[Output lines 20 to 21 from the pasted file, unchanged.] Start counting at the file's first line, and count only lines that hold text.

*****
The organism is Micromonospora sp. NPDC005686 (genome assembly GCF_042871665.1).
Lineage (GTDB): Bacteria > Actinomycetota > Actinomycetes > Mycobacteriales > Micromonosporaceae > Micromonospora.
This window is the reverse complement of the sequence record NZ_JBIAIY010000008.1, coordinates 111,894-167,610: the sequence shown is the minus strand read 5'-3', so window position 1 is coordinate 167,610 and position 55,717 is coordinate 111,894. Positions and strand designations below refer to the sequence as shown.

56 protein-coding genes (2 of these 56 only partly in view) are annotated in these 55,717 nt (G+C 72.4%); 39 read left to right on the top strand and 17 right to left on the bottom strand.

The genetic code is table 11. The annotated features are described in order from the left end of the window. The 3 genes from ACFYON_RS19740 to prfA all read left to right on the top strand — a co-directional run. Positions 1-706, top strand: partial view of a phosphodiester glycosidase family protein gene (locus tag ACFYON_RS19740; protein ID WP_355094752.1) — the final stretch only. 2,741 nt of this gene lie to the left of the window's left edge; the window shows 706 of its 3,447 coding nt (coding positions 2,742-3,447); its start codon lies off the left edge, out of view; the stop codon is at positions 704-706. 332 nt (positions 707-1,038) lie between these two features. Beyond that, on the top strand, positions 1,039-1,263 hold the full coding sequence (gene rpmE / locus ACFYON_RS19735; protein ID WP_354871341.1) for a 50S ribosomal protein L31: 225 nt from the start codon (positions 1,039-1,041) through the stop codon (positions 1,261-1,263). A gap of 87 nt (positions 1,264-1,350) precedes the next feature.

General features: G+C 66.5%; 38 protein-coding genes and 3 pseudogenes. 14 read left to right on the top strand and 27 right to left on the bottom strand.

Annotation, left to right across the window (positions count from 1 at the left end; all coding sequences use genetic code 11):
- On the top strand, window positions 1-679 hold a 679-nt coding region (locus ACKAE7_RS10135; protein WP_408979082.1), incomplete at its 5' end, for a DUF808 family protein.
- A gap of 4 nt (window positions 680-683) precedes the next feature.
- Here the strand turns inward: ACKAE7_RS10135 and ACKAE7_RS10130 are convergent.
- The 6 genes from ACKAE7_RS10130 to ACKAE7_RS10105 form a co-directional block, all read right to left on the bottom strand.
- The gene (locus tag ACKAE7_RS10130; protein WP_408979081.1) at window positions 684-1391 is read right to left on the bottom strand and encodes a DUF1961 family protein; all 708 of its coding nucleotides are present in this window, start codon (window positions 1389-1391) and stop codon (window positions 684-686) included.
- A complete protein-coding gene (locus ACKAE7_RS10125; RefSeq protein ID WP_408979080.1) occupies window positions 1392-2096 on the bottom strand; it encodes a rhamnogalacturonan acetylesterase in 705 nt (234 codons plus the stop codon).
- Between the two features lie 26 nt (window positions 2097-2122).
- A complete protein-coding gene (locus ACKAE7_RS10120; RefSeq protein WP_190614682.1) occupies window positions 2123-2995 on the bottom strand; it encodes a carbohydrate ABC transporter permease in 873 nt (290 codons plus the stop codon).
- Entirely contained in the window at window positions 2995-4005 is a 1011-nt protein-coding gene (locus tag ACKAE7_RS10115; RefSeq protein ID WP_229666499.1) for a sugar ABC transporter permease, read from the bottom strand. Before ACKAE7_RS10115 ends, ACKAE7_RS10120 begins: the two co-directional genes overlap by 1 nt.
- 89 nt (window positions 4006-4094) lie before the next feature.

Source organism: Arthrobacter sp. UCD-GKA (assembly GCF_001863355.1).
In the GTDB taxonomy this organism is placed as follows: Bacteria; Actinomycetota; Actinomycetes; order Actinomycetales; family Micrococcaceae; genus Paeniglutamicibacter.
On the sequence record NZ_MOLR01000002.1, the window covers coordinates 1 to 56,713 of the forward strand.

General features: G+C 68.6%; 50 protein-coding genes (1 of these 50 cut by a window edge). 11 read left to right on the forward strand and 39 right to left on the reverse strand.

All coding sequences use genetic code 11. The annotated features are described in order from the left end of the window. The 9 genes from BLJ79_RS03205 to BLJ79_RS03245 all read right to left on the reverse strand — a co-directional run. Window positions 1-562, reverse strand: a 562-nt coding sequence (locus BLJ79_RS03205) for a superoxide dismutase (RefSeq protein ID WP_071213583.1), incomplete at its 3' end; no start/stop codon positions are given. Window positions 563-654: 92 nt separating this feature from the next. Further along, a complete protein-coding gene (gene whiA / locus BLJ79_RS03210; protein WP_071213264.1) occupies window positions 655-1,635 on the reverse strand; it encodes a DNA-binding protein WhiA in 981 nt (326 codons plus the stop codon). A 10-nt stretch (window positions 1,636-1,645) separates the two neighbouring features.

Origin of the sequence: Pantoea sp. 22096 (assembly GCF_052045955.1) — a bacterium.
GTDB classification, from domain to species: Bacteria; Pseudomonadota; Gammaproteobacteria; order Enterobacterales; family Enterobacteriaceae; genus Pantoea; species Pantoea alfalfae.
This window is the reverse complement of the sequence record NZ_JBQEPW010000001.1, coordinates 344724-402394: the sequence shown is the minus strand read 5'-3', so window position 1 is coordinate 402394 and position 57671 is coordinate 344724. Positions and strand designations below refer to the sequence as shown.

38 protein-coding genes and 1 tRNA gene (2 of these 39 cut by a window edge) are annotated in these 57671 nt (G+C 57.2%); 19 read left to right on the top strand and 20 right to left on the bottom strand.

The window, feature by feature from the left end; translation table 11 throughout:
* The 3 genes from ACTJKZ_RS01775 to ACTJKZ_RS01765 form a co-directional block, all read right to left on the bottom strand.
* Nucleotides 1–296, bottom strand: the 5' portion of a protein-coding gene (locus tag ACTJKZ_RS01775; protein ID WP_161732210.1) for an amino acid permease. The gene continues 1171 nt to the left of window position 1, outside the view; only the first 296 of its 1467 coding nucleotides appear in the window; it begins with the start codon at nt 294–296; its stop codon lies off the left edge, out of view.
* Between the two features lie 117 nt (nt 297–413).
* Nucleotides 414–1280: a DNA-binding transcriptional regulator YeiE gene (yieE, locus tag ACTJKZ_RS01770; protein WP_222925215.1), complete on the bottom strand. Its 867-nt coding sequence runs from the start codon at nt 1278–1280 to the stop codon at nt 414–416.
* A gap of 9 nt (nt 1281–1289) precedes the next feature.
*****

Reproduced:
On the sequence record NZ_MOLR01000002.1, the window covers coordinates 1 to 56,713 of the forward strand.

General features: G+C 68.6%; 50 protein-coding genes (1 of these 50 cut by a window edge). 11 read left to right on the forward strand and 39 right to left on the reverse strand.